56 In those circumstances, the Court considers it necessary to set out, as a preliminary matter, the case-law on the interpretation of Regulation No 1049/2001, followed by the principle characteristics of trilogues, before ascertaining, next, whether or not there is a general presumption that the institution concerned may refuse to grant access to the fourth column of ongoing trilogue tables. Lastly, in the event that the Court finds that there is no such presumption, it will consider whether the full disclosure of the documents at issue would seriously undermine the decision-making process in question within the meaning of the first paragraph of Article 4(3) of Regulation No 1049/2001.
In the press release the Court summarizes the judgment as follows:
Next, as regards access to the fourth column of trilogue tables concerning an ongoing legislative procedure and emphasising that the principles of publicity and transparency are inherent to the EU legislative process, the General Court finds that no general presumption of non-disclosure can be upheld on the basis of the nature of a legislative procedure.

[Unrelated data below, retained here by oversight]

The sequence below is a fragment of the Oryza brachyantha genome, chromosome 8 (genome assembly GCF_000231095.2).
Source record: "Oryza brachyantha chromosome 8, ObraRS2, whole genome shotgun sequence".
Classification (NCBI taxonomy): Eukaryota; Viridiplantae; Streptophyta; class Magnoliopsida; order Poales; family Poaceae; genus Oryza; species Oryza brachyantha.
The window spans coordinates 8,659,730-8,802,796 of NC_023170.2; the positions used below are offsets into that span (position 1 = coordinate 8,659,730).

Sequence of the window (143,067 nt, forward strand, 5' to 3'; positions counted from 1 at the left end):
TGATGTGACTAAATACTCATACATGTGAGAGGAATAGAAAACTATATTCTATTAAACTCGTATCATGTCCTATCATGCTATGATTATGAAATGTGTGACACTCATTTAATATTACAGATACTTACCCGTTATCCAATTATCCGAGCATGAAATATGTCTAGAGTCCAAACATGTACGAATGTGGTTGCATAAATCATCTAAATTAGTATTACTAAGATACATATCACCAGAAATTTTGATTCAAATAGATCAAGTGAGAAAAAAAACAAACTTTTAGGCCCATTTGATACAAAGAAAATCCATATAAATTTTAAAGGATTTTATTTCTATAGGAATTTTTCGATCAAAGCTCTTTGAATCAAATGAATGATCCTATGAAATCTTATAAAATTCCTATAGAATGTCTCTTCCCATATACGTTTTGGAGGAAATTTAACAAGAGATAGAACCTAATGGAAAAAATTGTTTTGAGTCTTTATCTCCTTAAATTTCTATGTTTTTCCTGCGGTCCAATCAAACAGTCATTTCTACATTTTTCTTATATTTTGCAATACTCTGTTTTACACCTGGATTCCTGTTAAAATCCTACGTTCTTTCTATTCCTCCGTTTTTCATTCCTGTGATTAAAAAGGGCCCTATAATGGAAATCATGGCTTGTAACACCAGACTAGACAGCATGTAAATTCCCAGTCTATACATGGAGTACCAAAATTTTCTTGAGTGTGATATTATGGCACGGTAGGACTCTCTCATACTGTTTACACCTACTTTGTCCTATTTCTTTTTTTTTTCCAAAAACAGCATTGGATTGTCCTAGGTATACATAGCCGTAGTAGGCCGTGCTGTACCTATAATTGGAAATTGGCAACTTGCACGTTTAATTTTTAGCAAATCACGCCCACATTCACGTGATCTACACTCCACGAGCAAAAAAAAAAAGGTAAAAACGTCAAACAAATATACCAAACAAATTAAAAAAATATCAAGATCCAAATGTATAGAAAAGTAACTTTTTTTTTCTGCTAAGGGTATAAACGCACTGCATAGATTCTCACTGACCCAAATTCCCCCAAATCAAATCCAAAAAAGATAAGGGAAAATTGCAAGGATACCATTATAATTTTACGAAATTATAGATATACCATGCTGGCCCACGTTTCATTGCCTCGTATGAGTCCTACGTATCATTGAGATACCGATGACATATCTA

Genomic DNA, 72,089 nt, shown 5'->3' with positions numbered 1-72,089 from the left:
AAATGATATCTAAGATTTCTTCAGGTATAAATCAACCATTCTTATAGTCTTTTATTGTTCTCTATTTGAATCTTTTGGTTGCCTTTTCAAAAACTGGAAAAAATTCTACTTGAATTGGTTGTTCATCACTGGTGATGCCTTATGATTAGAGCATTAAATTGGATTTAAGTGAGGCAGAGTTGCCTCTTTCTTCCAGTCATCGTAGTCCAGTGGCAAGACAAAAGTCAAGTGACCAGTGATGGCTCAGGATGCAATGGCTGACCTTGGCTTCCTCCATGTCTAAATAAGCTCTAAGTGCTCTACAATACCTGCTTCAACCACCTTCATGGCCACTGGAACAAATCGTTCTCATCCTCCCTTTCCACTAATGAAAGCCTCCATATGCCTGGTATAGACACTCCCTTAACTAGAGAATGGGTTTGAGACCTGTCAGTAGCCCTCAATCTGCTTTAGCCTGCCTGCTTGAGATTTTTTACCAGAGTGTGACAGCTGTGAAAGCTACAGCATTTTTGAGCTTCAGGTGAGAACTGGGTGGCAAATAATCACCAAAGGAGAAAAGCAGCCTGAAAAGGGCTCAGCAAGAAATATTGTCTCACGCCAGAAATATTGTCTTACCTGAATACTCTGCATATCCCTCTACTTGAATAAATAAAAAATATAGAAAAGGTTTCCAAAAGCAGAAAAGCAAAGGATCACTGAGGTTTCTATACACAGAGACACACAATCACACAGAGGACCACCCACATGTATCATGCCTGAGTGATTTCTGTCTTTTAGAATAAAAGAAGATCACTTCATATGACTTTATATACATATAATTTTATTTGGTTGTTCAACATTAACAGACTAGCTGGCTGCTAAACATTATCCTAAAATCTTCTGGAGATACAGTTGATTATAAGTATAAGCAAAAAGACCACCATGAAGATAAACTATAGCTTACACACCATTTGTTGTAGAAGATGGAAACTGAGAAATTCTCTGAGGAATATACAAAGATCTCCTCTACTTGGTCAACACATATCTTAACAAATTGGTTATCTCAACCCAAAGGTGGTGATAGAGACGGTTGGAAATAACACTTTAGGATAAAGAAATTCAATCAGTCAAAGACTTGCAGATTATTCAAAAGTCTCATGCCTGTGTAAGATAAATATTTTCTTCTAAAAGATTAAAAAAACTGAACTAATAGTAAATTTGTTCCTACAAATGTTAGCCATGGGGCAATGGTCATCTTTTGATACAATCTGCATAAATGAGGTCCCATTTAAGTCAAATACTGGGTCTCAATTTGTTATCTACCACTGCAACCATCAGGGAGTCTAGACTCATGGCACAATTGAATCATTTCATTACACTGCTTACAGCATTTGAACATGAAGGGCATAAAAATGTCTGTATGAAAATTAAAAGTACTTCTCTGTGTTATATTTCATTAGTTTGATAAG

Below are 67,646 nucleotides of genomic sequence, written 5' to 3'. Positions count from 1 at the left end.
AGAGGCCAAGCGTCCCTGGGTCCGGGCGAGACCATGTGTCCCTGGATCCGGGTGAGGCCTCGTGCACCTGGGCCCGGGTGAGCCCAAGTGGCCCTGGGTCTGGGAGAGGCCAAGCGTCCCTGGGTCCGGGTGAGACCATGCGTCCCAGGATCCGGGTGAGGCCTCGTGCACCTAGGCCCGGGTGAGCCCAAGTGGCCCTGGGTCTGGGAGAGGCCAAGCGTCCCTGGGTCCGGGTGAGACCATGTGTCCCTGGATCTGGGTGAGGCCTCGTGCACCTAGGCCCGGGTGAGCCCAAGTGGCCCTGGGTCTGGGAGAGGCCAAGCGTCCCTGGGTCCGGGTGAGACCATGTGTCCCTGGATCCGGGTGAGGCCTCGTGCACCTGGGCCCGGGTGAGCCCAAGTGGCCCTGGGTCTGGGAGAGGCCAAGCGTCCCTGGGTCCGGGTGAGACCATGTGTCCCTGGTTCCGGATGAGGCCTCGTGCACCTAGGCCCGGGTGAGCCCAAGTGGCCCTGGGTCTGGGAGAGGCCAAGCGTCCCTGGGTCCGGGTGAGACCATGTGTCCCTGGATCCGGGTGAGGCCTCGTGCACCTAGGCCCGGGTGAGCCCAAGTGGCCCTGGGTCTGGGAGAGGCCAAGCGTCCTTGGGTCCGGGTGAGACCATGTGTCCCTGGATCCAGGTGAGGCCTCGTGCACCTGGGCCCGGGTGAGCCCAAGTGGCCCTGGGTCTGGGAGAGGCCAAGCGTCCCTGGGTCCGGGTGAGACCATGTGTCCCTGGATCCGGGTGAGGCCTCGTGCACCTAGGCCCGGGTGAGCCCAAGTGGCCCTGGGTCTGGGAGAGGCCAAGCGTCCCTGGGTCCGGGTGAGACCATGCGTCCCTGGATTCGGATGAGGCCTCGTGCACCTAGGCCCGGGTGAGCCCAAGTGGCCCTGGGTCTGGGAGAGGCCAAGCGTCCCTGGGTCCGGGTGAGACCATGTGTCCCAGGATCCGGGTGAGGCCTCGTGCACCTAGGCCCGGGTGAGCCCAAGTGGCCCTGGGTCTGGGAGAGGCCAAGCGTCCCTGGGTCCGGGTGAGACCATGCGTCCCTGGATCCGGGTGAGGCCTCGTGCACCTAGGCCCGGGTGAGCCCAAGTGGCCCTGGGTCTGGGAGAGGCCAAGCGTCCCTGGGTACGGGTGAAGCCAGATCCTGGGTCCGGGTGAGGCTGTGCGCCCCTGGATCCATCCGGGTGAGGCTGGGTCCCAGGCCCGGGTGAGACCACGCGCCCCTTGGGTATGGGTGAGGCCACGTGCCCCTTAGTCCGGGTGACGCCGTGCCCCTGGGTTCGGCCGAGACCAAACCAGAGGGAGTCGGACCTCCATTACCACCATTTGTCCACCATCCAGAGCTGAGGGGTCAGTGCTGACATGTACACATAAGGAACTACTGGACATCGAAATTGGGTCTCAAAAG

The General Court notes in that regard that recourse is frequently had to trilogues and that the legislature itself recognises them as an integral part of the legislative procedure, being used in 70 to 80% of legislative procedures. In addition, trilogue meetings are held in camera and the agreements reached in those meetings, usually reflected in the fourth column of trilogue tables, are subsequently adopted — mostly without substantial amendment — by the co-legislators. Trilogue documents are subject to the same rules as set out above, since it is precisely openness in the legislative process that contributes to conferring greater legitimacy on the institutions in the eyes of EU citizens and increasing their confidence in them by allowing divergences between various points of view to be openly debated. It is in fact rather a lack of information and debate which is capable of giving rise to doubts in the minds of citizens, not only as regards the lawfulness of an isolated act, but also as regards the legitimacy of the decision-making process as a whole. Access to such documents must therefore be possible on specific request lodged pursuant to the regulation regarding public access to European Parliament, Council and Commission documents, 3 unless the institution concerned proves that it is reasonably foreseeable and not purely hypothetical that full access to the documents at issue is likely to undermine, specifically and actually, its decision-making process.